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Juvenile Arthritis: Helping Children Thrive

While a common misconception holds that only older individuals must cope with arthritis, nearly 300,000 children in America have been diagnosed with juvenile arthritis. It is important to note that these children suffer from autoimmune and inflammatory conditions that can develop in children ages 16 and younger.

Arthritis and other rheumatic diseases often are mistakenly associated with old age because osteoarthritis (the most common form of arthritis) occurs more often among elderly individuals. However, arthritis and other rheumatic diseases affect people of all ages and are more common in women than men, according to the Centers for Disease Control and Prevention.

A child’s immune system is not fully formed until about age 18, so an “autoimmune” form of arthritis is especially aggressive in children, compromising their ability to fight normal diseases and leaving them open to complications that may affect their eyes, bone growth and more, according to the Arthritis National Research Foundation.

The Types of Juvenile Arthritis

According to the Arthritis Foundation, there are seven main types of juvenile arthritis:

  • Juvenile idiopathic arthritis (JIA). Considered the most common form of arthritis, JIA includes six subtypes: oligoarthritis, polyarthritis, systemic, enthesitis-related, juvenile psoriatic arthritis or undifferentiated.
  • Juvenile dermatomyositis. An inflammatory disease, juvenile dermatomyositis causes muscle weakness and a skin rash on the eyelids and knuckles.
  • Juvenile lupus. Lupus is an autoimmune disease. The most common form is systemic lupus erythematosus, or SLE. Lupus can affect the joints, skin, kidneys, blood and other areas of the body.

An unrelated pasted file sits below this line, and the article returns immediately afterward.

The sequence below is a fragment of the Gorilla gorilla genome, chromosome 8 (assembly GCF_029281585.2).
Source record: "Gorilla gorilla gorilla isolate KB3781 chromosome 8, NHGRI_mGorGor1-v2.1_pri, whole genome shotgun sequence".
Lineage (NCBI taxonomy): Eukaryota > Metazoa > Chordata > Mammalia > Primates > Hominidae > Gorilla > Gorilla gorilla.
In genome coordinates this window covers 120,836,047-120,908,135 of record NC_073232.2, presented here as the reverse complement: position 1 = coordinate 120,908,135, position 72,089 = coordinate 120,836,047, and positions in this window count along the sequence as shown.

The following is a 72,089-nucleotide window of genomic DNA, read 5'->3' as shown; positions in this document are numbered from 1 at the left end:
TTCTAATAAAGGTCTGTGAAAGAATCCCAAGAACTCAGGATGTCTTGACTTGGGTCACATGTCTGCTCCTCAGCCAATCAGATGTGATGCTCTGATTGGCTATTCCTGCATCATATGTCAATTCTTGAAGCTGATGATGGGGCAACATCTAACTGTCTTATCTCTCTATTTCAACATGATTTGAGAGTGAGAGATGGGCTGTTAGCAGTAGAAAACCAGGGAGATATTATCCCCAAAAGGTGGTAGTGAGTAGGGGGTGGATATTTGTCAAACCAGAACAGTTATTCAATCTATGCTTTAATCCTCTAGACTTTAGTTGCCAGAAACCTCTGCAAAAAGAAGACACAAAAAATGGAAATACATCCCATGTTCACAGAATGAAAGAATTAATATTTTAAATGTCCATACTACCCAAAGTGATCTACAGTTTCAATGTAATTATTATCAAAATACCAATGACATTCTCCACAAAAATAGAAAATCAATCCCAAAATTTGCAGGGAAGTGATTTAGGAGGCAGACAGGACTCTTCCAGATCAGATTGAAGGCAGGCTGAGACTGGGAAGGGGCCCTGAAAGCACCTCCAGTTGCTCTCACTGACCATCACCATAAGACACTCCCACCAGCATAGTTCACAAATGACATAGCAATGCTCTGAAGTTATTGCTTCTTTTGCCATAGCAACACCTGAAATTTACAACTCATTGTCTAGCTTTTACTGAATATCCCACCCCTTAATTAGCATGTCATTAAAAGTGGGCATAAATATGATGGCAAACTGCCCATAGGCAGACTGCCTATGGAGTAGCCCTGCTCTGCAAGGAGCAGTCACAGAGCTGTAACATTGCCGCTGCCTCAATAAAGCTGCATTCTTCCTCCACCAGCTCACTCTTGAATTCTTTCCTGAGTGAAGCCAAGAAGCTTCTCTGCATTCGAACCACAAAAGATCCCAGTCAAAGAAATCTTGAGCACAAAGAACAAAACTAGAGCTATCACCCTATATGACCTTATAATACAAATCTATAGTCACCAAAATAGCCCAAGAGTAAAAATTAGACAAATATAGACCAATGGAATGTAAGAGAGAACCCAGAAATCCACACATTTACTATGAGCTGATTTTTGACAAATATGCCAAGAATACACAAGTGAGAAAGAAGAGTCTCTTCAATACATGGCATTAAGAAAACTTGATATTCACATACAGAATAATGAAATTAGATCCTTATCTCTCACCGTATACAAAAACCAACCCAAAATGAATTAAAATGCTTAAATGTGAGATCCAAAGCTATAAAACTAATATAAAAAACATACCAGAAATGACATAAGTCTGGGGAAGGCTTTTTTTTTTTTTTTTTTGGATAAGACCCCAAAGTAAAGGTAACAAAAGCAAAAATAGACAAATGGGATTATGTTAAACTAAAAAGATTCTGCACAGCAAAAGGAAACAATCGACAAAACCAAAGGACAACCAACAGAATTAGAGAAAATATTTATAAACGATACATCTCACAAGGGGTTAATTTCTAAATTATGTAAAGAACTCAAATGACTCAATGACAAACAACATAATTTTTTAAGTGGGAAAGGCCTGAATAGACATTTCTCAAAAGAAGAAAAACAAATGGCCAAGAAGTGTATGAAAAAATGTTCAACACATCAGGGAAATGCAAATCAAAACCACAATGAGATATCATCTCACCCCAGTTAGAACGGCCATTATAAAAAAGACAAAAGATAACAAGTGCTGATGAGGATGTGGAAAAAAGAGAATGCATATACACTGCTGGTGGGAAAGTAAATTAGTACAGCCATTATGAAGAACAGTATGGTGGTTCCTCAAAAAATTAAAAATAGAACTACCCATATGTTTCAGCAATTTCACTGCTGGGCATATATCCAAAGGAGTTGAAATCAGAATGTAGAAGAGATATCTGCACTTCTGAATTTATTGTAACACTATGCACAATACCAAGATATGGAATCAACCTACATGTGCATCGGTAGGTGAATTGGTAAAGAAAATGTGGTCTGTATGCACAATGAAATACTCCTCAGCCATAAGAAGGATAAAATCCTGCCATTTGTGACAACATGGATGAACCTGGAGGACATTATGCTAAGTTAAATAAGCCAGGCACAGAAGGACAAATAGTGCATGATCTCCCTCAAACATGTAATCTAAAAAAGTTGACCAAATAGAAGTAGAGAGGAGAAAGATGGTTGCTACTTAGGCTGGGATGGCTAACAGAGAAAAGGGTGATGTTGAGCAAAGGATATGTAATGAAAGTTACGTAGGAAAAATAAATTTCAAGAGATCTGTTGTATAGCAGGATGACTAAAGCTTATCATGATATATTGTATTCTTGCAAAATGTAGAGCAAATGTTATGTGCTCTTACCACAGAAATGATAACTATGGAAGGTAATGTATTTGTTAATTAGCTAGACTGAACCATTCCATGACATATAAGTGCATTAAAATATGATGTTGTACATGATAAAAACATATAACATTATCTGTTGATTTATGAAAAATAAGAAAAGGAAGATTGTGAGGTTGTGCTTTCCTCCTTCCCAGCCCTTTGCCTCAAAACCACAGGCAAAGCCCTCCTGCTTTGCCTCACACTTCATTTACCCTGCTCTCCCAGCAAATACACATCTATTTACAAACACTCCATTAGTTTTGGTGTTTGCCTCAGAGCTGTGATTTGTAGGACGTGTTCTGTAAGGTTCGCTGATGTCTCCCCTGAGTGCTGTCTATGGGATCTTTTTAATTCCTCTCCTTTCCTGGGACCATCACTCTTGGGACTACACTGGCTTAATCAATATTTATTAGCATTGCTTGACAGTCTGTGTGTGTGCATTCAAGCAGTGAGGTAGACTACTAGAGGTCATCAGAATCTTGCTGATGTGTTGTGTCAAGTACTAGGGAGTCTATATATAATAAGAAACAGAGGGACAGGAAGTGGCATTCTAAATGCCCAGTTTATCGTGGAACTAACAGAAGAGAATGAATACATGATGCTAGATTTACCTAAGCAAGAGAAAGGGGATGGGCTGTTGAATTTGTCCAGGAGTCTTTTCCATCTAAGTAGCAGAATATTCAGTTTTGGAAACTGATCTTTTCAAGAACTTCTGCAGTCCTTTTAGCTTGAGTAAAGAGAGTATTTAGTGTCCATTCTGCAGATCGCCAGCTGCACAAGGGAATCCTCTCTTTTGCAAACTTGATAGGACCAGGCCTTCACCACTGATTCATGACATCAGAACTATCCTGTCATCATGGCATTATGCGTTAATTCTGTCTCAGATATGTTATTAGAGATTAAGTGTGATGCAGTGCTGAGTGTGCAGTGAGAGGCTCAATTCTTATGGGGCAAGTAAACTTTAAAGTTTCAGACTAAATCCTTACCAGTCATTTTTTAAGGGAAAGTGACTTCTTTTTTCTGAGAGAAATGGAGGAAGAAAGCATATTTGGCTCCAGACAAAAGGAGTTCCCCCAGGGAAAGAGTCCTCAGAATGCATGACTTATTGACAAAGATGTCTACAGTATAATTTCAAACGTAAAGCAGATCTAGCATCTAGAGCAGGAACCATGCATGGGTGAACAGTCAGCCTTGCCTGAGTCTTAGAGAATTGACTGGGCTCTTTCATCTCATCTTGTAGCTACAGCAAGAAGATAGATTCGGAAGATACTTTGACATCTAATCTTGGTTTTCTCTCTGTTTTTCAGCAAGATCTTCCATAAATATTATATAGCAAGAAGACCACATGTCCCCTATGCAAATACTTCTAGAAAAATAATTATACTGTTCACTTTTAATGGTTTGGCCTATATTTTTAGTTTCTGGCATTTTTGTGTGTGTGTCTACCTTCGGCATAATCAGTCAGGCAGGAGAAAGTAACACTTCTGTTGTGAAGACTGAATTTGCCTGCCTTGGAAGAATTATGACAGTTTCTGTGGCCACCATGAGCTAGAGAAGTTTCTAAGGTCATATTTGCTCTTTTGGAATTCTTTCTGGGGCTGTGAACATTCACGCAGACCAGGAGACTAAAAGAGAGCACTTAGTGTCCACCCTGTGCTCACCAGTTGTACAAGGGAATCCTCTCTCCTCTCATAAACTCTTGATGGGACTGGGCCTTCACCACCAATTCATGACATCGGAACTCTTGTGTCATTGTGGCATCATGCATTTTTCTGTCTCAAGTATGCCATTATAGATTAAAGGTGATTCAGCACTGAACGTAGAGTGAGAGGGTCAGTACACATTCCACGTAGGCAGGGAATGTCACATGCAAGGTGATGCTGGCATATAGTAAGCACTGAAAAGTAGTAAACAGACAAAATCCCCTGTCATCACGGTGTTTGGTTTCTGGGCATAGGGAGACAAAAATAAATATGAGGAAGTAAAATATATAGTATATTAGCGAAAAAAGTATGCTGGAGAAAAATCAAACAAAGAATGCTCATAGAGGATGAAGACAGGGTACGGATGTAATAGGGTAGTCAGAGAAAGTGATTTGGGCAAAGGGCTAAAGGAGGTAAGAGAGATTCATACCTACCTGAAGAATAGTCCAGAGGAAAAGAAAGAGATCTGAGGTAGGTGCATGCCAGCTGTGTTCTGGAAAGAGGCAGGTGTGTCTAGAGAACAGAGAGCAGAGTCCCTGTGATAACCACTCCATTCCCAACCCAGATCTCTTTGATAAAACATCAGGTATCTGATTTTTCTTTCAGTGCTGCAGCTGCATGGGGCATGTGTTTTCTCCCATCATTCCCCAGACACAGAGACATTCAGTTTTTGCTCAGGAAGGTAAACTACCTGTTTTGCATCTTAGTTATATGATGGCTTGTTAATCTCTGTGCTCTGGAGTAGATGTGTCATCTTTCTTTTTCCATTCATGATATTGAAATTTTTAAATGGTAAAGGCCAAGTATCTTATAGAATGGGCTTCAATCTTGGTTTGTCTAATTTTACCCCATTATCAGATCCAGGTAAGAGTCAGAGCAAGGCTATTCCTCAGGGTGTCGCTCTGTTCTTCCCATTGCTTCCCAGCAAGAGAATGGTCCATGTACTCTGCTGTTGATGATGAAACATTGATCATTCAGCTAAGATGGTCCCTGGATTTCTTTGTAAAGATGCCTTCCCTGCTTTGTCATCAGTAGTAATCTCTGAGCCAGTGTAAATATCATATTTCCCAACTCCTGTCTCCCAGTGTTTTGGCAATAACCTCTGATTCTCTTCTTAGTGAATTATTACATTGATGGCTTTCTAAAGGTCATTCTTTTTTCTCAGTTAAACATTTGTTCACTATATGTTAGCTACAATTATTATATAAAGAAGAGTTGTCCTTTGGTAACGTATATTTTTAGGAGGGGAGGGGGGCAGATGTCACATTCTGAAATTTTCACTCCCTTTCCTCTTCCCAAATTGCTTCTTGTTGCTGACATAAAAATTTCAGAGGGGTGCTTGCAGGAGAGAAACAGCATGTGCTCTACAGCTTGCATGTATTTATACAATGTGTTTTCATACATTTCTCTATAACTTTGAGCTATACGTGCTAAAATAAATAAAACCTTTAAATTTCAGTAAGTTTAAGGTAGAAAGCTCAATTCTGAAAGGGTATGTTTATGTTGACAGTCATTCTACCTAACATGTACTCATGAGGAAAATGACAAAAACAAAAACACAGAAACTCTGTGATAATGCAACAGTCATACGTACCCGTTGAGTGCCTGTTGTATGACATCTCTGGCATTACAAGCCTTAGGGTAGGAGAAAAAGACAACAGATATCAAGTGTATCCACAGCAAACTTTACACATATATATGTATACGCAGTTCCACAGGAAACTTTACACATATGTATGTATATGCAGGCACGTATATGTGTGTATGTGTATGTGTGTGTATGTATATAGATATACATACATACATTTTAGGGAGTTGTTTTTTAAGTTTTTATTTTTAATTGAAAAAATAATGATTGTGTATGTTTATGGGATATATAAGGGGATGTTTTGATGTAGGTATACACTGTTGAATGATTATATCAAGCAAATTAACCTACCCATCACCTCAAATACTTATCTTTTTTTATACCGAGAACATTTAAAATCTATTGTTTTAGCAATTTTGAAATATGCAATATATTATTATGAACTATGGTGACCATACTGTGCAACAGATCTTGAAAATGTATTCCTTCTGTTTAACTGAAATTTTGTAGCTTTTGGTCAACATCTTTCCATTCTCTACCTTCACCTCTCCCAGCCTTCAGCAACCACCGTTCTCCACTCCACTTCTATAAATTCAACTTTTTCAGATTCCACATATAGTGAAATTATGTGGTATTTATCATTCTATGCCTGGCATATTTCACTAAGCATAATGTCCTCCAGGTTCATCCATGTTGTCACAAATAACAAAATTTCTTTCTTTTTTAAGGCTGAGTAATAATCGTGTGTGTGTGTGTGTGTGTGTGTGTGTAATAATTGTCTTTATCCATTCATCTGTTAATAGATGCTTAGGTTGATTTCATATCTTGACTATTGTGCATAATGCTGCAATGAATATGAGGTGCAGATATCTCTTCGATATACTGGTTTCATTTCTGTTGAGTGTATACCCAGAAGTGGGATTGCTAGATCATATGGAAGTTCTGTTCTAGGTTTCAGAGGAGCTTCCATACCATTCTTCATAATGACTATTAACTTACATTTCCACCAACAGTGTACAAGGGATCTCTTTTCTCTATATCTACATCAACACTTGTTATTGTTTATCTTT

• Juvenile scleroderma. Scleroderma, which literally means “hard skin,” describes a group of conditions that causes the skin to tighten and harden.
  • Kawasaki disease. This disease causes blood-vessel inflammation that can lead to heart complications.
  • Mixed connective tissue disease. This disease may include features of arthritis, lupus dermatomyositis and scleroderma, and is associated with very high levels of a particular antinuclear antibody called anti-RNP.
  • Fibromyalgia. This chronic pain syndrome is an arthritis-related condition, which can cause stiffness and aching, along with fatigue, disrupted sleep and other symptoms. More common in girls, fibromyalgia is seldom diagnosed before puberty.

The most important step in properly treating juvenile arthritis is getting an accurate diagnosis, which can be a long and detailed process, according to the foundation. While there is no cure for juvenile arthritis, remission is possible with early diagnosis and aggressive treatment. The goal of treatment is to relieve inflammation, control pain and improve the child’s quality of life.

Growing Pains or Juvenile Arthritis? Know the Signs and Symptoms:

When a child complains of occasional aches and pains, they may be dismissed as “growing pains.” However, when symptoms like pain and stiffness occur, particularly in the morning or after a nap, it could be a sign of something far more serious.
The most common symptoms of juvenile arthritis are joint swelling, pain and persistent stiffness in the knees, hands or feet. Other signs include:

  • Limping in the morning because of a stiff knee
  • Excessive clumsiness
  • High fever
  • Skin rash
  • Swelling in lymph nodes

Contact your child’s pediatrician if he/she experiences these symptoms. For a referral to a Barnabas Health pediatrician, visit us online.